Aboriginal elder travels 1,800 miles to celebrate granddaughter’s graduation

Gali Yalkarriwuy Gurruwiwi lives on a remote island in Australia’s Northern Territory, doesn’t speak English, or could tell you his age but loves to dance.

He is an elder of the indigenous clan called the Galpu clan and rarely leaves his home but when he heard that his granddaughter was graduating from her college in Melbourne he had to make the journey to celebrate.

He made the nearly 2,000-mile journey to Worawa Aboriginal College where his granddaughter Sasha Mulungunhaway Yambulul has been boarding so he could celebrate her achievement through dance.

Sasha has been studying at the college in Healsville, north-east of Melbourne for over two years along with another of Gali’s granddaughters.

Gali made the long journey to celebrate Sasha’s Year 10 graduation with a traditional dance.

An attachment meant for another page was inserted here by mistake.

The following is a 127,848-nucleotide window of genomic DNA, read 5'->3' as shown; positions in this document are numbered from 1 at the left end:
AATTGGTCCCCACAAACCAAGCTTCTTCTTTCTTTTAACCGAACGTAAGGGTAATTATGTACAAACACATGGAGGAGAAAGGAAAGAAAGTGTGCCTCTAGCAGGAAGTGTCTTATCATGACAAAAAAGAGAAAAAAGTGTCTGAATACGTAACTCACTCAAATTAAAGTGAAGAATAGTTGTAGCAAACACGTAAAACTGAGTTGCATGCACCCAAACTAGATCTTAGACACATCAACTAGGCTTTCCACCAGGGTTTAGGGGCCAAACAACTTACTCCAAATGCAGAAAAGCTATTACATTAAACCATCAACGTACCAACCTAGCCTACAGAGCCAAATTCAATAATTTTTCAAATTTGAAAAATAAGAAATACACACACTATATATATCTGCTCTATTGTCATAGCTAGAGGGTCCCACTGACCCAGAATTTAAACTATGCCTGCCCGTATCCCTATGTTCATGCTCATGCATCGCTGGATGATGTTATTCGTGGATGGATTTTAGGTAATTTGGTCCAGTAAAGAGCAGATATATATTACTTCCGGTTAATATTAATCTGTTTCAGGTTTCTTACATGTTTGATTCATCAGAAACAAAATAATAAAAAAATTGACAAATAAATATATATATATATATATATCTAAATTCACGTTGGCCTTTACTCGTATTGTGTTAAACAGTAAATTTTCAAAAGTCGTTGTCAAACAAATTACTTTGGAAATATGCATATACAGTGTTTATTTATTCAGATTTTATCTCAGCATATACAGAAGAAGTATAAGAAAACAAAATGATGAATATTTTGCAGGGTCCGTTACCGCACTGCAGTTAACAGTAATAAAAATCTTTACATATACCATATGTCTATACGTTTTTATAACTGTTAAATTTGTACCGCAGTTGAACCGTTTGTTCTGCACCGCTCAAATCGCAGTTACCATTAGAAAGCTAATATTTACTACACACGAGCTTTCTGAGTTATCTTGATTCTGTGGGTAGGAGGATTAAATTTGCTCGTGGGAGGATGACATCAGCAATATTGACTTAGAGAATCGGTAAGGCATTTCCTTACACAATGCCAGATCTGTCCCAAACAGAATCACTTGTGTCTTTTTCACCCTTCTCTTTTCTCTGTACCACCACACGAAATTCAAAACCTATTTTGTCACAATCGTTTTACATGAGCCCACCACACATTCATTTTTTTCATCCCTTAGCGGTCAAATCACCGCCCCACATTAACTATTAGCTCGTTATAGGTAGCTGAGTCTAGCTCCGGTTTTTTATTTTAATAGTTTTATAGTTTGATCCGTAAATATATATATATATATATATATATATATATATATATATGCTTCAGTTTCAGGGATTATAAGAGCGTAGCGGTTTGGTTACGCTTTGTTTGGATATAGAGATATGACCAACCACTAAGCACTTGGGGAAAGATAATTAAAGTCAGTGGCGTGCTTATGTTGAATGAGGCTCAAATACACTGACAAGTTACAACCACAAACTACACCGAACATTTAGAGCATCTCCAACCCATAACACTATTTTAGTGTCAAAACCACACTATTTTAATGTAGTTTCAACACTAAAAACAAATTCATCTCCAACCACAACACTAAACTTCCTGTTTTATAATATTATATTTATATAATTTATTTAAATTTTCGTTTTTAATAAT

Gali said through his wife who translated for him “I am proud of my grandchildren Sasha and Alica, I am proud that this college has taken care of them and they got a good education.”

But he added “They need to know who they are and where they come from and now Sasha walks proudly in both worlds.”

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When Sasha and Alica aren’t in college they all live with their family on Elcho island and the two girls had never been away from home before.

“I love hunting, looking for oysters and fishing and looking for mango worms and dancing traditional, we call it bunggul, that’s what I miss, telling stories around the campfire” Sasha said.

Alica still has to complete her studies at the college which opened in 1983 and educates young Indigenous people while respecting their own culture and history.

Sasha now plans to continue her studies at a different college in Western Australia and become a nurse.

Such a beautiful celebration with her grandfather, what a wonderful bond these two share.

Sasha is clearly an ambitious young lady while also respecting and cherishing the culture she comes from; we wish her all the success in the future.

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